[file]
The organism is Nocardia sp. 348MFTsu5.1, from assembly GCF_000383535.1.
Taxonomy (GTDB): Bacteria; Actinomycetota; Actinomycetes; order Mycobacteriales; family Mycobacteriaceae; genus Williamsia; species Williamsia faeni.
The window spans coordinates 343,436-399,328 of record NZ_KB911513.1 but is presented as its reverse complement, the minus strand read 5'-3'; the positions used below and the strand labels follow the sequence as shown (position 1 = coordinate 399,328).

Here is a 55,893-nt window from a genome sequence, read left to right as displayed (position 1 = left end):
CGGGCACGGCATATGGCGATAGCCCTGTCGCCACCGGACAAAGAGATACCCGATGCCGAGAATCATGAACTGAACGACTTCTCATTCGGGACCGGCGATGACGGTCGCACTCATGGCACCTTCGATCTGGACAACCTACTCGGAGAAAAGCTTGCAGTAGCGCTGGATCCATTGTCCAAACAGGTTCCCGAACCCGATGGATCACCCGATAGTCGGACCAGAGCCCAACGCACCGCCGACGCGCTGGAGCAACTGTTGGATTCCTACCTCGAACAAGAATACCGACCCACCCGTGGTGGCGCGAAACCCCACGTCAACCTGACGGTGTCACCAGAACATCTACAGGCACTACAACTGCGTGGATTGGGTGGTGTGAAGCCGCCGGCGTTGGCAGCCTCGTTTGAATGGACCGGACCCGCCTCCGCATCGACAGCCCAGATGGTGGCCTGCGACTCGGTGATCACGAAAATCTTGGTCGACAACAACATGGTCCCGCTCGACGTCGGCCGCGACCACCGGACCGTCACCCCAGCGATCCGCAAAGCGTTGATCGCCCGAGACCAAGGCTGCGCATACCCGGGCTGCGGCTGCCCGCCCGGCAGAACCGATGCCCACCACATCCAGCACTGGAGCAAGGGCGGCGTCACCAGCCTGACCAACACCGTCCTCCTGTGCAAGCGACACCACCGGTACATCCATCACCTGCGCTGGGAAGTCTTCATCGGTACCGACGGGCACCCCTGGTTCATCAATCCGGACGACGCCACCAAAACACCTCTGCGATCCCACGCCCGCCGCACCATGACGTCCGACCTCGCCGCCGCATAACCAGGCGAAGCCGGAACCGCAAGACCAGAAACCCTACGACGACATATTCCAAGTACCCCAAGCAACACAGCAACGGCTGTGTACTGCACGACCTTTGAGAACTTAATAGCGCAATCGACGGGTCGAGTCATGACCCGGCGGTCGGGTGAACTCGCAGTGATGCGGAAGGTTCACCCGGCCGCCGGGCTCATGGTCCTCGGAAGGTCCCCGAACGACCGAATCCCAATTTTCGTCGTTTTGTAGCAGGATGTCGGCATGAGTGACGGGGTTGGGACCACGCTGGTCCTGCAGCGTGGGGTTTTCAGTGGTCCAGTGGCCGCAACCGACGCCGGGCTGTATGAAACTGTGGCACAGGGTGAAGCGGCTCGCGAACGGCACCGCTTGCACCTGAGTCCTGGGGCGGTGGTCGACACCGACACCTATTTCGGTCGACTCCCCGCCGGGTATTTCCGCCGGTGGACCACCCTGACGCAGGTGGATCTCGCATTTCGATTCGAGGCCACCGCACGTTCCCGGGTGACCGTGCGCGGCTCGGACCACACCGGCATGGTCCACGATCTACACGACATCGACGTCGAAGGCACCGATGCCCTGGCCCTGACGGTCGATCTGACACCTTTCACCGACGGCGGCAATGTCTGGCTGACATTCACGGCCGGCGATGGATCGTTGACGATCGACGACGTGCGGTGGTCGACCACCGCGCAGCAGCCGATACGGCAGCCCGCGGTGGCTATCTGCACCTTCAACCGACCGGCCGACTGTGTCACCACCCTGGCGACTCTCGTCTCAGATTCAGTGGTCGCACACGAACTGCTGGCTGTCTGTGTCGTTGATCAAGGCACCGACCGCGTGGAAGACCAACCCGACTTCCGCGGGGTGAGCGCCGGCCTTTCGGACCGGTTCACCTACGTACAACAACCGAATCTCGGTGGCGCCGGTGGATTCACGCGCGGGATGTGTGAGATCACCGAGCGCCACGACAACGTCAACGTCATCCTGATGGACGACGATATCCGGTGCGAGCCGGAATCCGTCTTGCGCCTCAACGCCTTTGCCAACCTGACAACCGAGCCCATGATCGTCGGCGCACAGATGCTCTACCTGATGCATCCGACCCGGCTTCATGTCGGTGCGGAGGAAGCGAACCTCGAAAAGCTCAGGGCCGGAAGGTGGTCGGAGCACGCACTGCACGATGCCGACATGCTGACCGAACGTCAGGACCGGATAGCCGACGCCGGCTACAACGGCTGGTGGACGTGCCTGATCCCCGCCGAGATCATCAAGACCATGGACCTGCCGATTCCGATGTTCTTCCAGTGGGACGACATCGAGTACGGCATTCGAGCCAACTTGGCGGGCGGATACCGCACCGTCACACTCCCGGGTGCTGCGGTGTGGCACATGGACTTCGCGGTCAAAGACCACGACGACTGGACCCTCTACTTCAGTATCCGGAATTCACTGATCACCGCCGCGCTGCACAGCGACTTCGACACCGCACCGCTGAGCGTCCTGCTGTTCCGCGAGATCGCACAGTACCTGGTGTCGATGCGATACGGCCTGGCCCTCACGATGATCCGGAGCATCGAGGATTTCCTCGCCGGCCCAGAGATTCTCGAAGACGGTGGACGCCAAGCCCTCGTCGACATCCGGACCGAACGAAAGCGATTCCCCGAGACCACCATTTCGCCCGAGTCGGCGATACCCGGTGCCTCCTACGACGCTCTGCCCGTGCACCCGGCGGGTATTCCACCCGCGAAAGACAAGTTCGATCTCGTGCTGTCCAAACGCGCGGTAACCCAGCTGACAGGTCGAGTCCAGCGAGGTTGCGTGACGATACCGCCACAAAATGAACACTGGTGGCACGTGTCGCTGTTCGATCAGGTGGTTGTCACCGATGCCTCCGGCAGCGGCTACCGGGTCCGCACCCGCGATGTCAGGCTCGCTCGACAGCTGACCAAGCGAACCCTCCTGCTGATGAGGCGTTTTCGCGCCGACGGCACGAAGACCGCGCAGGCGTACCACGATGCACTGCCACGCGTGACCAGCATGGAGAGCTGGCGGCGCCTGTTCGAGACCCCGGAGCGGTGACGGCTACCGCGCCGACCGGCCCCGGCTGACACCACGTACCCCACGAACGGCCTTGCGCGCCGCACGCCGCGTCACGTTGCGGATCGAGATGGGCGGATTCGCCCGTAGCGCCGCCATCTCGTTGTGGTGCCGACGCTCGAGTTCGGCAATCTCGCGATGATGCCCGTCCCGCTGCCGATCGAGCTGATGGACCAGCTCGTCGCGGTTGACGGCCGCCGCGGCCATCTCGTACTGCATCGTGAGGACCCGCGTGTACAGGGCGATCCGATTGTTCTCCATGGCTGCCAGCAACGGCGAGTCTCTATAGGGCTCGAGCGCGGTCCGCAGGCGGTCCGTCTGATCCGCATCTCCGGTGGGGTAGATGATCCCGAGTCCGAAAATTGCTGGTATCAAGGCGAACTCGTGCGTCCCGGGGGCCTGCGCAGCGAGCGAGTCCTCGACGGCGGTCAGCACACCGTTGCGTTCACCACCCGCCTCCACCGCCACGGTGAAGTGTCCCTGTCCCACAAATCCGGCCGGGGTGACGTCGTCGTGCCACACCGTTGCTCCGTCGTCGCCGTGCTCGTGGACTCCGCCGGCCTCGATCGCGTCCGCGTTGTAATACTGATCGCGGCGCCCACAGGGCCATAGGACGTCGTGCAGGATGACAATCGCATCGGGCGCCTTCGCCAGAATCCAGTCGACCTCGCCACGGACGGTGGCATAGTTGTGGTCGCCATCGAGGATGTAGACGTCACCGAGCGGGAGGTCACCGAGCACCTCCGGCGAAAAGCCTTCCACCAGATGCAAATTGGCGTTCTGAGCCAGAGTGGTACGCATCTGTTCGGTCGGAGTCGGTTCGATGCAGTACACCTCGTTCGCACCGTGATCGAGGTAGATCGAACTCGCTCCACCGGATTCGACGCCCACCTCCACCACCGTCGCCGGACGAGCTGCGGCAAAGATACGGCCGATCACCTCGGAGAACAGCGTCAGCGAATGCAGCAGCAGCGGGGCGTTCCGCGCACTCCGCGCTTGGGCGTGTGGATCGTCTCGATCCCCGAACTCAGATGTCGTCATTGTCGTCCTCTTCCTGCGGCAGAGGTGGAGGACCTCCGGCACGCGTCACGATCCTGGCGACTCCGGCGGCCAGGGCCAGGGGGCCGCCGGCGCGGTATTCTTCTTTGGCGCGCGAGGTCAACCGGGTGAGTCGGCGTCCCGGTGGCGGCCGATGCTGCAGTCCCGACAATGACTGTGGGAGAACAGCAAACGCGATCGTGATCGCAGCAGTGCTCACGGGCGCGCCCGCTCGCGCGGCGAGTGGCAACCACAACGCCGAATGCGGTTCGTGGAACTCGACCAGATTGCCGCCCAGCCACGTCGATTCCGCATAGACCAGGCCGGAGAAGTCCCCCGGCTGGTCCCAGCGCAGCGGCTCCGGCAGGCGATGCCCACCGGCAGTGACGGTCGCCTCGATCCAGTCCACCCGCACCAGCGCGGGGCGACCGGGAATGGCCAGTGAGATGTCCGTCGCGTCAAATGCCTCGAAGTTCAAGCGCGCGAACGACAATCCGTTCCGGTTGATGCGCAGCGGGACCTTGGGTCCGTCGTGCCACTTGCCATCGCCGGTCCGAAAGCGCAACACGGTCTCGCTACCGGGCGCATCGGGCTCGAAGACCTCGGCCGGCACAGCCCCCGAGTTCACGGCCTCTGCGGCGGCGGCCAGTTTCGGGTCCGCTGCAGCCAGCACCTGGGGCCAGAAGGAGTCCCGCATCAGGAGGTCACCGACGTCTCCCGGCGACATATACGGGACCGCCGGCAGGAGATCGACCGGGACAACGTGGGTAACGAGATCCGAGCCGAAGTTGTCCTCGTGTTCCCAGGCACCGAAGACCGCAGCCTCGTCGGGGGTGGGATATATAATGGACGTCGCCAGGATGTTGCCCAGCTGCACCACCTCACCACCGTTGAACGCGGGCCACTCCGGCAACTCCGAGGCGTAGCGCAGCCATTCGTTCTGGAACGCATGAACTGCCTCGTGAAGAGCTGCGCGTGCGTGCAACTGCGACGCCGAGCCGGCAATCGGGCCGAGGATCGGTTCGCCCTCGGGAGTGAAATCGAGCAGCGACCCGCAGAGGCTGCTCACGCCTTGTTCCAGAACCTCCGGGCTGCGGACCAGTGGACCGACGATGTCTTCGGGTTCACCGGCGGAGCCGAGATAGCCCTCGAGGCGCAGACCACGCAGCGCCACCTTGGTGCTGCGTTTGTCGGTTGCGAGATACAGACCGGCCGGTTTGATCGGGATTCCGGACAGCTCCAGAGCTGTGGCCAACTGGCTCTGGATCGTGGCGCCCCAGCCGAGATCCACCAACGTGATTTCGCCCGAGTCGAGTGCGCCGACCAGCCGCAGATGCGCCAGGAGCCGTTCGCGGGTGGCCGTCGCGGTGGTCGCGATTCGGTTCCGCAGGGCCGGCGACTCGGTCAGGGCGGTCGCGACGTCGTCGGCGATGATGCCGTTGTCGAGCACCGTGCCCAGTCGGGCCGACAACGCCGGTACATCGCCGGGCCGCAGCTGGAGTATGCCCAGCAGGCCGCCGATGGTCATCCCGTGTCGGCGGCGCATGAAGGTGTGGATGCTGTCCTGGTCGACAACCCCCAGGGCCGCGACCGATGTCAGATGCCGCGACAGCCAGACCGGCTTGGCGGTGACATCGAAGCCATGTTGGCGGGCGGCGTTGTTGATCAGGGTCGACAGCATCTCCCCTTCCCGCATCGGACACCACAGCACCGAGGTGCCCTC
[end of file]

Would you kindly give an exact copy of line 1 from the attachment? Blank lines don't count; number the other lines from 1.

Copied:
The organism is Nocardia sp. 348MFTsu5.1, from assembly GCF_000383535.1.